Oesophagostomum spp

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Oesophagostomum spp adult worm

Oesophagostomum spp are a common haematophagous parasitic nematode of cattle worldwide.

Oesophagostomum spp are a major cause of economic losses in the livestock industry because they impair weight gain and increases mortality in cattle, especially in tropical and subtropical areas.

Species recognised as pathogenic in cattle include:

  • Oesophagostomum radiatum[1]

The life cycle of Oesophagostomum spp is relatively short with a prepatent period of 4 - 6 weeks. Eggs are passed in the feces and become infective third stage larvae in a few weeks but may be longer in cold weather. Within the host intestine, the larvae penetrate the lower small intestine, cecum and colon. After 1 - 2 weeks, they reurn to the lumen as fourth-stage larvae.

Clinical signs associated with this parasite include anorexia, diarrhea and sometimes melena and weight loss. Nodules may form in the distal small intestine and large bowel. Stenosis or intussusception occasionally occurs.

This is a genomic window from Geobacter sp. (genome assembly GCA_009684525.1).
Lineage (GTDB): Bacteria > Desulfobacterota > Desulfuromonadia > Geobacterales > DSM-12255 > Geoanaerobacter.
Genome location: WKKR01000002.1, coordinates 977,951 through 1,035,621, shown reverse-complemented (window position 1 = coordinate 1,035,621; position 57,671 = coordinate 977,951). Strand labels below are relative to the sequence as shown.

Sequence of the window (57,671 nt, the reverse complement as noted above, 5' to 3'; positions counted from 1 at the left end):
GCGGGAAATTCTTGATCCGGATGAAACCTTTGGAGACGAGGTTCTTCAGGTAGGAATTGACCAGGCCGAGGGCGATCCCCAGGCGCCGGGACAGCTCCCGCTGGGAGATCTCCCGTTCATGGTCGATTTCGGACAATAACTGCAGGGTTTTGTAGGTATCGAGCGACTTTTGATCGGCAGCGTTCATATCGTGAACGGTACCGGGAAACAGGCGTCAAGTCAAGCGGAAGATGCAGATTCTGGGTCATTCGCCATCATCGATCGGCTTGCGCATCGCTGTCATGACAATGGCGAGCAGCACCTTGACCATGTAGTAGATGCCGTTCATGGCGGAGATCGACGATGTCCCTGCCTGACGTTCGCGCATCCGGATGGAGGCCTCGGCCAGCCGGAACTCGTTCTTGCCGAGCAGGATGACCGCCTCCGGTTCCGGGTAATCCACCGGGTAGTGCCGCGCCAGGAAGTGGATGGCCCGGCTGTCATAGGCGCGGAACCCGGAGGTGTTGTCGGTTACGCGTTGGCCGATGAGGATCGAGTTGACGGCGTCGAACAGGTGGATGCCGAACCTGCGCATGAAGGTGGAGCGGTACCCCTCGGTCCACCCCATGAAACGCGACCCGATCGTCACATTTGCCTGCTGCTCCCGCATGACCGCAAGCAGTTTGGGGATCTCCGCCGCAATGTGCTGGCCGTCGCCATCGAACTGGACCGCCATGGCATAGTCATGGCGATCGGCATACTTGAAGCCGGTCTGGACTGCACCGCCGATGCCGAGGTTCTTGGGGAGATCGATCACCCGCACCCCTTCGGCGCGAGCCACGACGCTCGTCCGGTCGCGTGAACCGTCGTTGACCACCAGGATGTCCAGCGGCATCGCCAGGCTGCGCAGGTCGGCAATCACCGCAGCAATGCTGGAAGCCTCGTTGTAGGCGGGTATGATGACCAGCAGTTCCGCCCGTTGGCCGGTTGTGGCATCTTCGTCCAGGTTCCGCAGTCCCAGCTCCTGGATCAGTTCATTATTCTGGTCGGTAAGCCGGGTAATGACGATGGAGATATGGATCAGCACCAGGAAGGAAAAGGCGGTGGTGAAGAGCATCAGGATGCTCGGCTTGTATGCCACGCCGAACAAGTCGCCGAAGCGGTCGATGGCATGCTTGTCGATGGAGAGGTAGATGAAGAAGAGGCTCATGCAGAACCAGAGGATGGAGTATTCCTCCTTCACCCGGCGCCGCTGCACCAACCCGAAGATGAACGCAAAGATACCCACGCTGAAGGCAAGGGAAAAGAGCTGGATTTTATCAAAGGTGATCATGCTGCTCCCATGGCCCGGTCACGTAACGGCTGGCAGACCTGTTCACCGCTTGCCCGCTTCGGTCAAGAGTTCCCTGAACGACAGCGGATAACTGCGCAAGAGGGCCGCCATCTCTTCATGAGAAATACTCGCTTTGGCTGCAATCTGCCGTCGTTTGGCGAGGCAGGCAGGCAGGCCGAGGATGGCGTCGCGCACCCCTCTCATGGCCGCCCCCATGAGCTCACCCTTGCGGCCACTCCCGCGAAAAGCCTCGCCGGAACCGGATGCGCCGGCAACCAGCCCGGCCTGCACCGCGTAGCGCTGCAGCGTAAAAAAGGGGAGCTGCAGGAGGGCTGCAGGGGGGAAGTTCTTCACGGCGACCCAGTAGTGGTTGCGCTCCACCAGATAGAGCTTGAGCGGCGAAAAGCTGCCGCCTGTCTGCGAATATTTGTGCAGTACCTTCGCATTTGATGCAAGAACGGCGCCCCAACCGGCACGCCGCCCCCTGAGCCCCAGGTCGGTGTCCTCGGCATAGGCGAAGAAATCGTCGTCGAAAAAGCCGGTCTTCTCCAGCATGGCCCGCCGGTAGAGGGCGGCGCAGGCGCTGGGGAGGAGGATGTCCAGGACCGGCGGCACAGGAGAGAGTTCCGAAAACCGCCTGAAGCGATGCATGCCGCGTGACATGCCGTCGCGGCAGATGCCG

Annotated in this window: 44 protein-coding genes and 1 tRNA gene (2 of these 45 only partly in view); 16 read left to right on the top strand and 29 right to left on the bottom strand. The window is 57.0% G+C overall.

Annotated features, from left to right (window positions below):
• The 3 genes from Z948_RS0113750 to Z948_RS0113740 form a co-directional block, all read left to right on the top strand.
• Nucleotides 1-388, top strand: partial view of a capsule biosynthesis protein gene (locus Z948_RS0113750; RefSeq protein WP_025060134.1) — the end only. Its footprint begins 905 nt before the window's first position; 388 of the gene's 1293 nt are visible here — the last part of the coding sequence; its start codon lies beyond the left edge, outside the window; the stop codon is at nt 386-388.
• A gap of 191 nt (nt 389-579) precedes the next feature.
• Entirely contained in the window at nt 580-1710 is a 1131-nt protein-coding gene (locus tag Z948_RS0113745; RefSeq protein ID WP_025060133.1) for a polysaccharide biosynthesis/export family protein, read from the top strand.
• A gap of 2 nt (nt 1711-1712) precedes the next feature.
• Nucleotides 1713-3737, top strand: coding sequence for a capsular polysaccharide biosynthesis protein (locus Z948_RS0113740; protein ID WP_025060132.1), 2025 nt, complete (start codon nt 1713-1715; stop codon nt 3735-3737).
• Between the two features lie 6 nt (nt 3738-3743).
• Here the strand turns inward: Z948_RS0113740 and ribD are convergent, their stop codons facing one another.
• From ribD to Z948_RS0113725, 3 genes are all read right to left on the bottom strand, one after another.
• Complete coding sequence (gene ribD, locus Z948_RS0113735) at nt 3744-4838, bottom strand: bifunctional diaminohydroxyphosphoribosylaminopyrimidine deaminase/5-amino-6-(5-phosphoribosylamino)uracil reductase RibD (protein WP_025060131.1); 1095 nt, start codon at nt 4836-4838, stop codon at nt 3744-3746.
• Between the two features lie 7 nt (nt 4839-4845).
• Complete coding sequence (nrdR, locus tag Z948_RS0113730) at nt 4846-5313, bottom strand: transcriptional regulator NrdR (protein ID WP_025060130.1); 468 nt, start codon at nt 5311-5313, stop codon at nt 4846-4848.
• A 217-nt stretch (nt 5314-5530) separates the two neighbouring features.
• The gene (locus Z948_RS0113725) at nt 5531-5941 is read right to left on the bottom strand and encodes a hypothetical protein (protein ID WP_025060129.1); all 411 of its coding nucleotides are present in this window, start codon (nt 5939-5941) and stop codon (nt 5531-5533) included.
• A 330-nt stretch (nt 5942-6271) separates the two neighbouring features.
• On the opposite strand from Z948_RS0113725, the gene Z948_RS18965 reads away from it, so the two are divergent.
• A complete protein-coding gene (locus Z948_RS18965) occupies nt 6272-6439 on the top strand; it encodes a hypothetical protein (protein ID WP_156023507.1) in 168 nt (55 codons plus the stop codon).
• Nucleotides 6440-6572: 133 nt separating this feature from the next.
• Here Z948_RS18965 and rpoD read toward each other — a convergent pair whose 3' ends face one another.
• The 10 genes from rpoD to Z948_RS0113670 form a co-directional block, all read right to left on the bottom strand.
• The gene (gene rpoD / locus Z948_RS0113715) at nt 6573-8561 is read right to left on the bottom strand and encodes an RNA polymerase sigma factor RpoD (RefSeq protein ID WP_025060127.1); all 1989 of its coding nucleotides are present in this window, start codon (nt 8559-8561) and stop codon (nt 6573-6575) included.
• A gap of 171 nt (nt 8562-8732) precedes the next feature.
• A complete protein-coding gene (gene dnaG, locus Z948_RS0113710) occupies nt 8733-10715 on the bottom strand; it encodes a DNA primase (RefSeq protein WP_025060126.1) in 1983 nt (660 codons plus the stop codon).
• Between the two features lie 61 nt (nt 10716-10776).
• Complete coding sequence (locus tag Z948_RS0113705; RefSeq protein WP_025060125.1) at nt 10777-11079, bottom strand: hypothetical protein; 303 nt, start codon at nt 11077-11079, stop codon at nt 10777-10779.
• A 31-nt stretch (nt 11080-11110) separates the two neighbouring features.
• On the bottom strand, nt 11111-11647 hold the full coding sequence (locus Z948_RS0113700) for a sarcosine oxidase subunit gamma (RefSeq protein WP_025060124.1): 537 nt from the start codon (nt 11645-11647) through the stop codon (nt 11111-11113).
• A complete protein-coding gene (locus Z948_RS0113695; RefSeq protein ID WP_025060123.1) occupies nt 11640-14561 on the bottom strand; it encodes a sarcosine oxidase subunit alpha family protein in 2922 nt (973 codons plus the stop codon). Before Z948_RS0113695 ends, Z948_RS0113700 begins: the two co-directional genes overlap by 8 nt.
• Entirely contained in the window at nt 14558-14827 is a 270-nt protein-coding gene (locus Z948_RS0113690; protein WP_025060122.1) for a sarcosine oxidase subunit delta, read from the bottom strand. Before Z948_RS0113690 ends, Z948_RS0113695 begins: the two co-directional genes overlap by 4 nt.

Diagnosis is based on presenting clinical signs and confirmation of eggs in fecal samples[2].

A differential diagnosis would include Trichostrongylus spp, Strongyloides papillosus, and immature Nematodirus spp.

Treatment is effective with most oral and topical anthelmintics. Resistance to benzimidazoles and avermectins are commonly reported[3].

References

  1. Oliveira MC et al (2009) Gastrointestinal nematode infection in beef cattle of different genetic groups in Brazil. Vet Parasitol 166(3-4):249-254
  2. Keyyu JD et al (2005) Epidemiology of gastrointestinal nematodes in cattle on traditional, small-scale dairy and large-scale dairy farms in Iringa district, Tanzania. Vet Parasitol 127(3-4):285-294
  3. Canul-Ku HL et al (2012) Prevalence of cattle herds with ivermectin resistant nematodes in the hot sub-humid tropics of Mexico. Vet Parasitol 183(3-4):292-298
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